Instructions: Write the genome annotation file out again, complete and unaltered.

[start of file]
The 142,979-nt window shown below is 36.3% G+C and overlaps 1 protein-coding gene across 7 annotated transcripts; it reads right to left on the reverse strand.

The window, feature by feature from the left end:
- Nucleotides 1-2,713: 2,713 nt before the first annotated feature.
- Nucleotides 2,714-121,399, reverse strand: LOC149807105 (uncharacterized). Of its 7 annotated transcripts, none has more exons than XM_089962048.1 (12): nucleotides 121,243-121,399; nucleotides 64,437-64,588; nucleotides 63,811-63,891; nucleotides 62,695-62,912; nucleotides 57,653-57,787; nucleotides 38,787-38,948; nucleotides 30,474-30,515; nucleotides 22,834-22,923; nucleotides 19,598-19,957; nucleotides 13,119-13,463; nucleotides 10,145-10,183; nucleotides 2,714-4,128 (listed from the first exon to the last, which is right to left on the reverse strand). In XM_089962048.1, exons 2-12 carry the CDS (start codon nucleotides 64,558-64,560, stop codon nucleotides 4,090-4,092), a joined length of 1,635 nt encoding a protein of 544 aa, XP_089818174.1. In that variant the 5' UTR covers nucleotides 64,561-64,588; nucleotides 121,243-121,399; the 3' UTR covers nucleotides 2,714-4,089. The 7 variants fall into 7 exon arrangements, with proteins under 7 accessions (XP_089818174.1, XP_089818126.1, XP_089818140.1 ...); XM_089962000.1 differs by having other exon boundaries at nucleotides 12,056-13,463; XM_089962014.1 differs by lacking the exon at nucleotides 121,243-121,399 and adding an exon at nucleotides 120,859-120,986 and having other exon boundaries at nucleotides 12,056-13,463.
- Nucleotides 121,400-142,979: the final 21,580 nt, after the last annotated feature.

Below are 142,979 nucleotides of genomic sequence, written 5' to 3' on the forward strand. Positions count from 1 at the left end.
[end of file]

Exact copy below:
The 142,979-nt window shown below is 36.3% G+C and overlaps 1 protein-coding gene across 7 annotated transcripts; it reads right to left on the reverse strand.

The window, feature by feature from the left end:
- Nucleotides 1-2,713: 2,713 nt before the first annotated feature.
- Nucleotides 2,714-121,399, reverse strand: LOC149807105 (uncharacterized). Of its 7 annotated transcripts, none has more exons than XM_089962048.1 (12): nucleotides 121,243-121,399; nucleotides 64,437-64,588; nucleotides 63,811-63,891; nucleotides 62,695-62,912; nucleotides 57,653-57,787; nucleotides 38,787-38,948; nucleotides 30,474-30,515; nucleotides 22,834-22,923; nucleotides 19,598-19,957; nucleotides 13,119-13,463; nucleotides 10,145-10,183; nucleotides 2,714-4,128 (listed from the first exon to the last, which is right to left on the reverse strand). In XM_089962048.1, exons 2-12 carry the CDS (start codon nucleotides 64,558-64,560, stop codon nucleotides 4,090-4,092), a joined length of 1,635 nt encoding a protein of 544 aa, XP_089818174.1. In that variant the 5' UTR covers nucleotides 64,561-64,588; nucleotides 121,243-121,399; the 3' UTR covers nucleotides 2,714-4,089. The 7 variants fall into 7 exon arrangements, with proteins under 7 accessions (XP_089818174.1, XP_089818126.1, XP_089818140.1 ...); XM_089962000.1 differs by having other exon boundaries at nucleotides 12,056-13,463; XM_089962014.1 differs by lacking the exon at nucleotides 121,243-121,399 and adding an exon at nucleotides 120,859-120,986 and having other exon boundaries at nucleotides 12,056-13,463.
- Nucleotides 121,400-142,979: the final 21,580 nt, after the last annotated feature.

Below are 142,979 nucleotides of genomic sequence, written 5' to 3' on the forward strand. Positions count from 1 at the left end.